In Table 2, I've taken the pattern description and broken it down into five parts. The expression begins with "$" as a literal match. Notice that it is preceded by the escape character. This allows what might normally be interpreted as a metacharacter to be taken literally. The resulting regular expression is "^${1,3}\d(,{3}\d)*$."

There will often be more that one way to express a match. Exactly three digits are also expressed by \d\d\d. Another important issue to recognize is the dual use of some characters. The "$" character is used twice within this expression, once as a literal and then again as a metacharacter to match the end of a string. Once you have crafted the expression, use it with the gnu.regexp package by first importing the package and then creating an instance of gnu.regexp.RE:

try {

   RE regexp = 

      new RE("^\$\\d{1,3}(,\\d{3})*$");

} catch (REException e) {

   // handle error

}

The exception thrown by the constructor indicates that it could not parse the regular expression. This is similar to the way Integer.parseInt() handles an invalid input string. Did you notice the addition of several extra escape characters? Unfortunately, (or fortunately, depending on your point of view), Java automatically interprets escaped characters within a string literal. The original expression would cause the JDK compiler to issue an "Invalid escape character" error message. To prevent this, all occurrences of "\" must be converted to "\\". The final step in crafting your regular expression is to test, test, and test again. I rarely get the intended match on the first try. The art of regular expression matching is analogous to walking a tightrope between matching more than you want or missing matches you intended to catch.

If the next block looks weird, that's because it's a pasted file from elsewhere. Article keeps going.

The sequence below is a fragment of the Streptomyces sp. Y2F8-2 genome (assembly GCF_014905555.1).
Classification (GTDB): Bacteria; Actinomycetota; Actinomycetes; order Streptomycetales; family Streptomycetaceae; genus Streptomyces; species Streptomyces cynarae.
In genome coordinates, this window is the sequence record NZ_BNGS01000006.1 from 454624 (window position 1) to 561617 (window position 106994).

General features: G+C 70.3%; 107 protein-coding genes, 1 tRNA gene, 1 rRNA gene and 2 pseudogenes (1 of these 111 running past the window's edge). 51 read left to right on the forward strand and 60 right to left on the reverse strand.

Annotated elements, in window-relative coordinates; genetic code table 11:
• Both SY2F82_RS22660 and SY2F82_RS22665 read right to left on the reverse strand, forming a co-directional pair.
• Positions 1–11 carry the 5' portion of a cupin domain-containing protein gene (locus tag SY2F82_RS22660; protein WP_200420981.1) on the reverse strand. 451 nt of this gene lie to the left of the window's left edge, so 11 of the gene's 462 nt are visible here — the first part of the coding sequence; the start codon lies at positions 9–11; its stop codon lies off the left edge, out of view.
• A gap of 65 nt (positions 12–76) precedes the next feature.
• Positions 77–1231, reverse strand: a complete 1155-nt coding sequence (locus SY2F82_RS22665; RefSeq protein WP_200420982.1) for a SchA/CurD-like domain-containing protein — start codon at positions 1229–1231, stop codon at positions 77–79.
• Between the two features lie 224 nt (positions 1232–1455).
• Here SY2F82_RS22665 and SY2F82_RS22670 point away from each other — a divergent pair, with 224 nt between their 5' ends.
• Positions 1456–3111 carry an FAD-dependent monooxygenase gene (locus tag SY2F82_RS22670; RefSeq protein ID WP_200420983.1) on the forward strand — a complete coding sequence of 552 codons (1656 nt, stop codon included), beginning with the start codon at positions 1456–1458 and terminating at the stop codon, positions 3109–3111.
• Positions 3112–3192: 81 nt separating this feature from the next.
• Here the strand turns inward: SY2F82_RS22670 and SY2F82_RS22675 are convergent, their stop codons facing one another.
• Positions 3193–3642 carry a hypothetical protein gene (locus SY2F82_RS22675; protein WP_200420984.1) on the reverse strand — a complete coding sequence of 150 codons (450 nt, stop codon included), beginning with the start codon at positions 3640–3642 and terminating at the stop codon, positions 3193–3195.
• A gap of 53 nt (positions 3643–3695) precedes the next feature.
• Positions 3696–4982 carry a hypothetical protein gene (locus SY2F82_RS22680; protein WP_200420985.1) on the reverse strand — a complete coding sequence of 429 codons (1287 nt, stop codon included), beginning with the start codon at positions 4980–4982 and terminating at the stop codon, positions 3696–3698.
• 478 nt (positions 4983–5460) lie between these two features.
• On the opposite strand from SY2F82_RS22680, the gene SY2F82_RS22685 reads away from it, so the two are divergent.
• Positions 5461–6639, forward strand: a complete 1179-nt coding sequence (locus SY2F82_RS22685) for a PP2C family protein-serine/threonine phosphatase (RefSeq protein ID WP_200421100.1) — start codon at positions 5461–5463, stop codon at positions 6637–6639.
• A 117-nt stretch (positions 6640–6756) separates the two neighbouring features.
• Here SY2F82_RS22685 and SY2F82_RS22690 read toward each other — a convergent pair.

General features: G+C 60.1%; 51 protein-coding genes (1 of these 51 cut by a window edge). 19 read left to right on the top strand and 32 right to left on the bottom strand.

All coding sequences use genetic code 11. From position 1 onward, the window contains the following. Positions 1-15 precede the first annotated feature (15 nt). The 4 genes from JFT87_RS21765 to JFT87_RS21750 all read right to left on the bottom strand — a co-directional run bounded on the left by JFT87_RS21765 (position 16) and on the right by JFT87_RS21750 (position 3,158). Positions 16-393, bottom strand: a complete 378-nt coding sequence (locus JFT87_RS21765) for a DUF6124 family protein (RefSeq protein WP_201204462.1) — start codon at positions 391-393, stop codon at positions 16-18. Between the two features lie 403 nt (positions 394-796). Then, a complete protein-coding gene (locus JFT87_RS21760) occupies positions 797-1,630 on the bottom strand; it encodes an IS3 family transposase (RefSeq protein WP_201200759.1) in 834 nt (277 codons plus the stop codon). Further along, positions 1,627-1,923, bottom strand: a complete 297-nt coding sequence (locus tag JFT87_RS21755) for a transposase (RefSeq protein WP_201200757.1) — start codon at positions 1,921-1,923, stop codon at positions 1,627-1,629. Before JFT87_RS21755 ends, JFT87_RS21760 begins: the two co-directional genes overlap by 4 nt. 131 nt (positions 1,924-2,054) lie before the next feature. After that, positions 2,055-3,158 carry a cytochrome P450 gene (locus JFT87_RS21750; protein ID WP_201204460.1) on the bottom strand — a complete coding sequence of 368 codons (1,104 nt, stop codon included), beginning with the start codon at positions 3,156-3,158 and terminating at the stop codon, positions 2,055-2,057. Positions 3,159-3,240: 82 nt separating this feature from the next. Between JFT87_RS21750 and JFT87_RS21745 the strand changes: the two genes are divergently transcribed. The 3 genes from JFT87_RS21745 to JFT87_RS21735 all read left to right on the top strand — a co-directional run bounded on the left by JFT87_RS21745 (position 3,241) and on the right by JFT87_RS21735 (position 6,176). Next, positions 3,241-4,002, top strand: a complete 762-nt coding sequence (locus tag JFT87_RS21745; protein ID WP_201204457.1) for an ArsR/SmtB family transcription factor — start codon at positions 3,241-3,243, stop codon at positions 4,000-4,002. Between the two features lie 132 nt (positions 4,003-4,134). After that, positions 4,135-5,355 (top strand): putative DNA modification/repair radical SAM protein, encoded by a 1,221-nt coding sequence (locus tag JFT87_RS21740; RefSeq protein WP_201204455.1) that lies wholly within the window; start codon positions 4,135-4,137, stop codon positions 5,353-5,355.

Using Regular Expressions in Data Validation
A common issue raised in Web-related circles is the validation of text input such as telephone numbers, numeric data, and e-mail addresses. JavaScript has recently incorporated pattern matching as one of its features to meet demand for better client-side data validation within browsers. Oddly, many Java developers are still doing it the hard way by attempting to validate text using String.substring() and other useful yet low-level string methods. Others may even disregard Java as an acceptable text-processing language and opt for a language such as Perl or Python. Since e-mail address validation is such a necessity for many Web developers, lets see what it takes to achieve this using the gnu.regexp package for Java.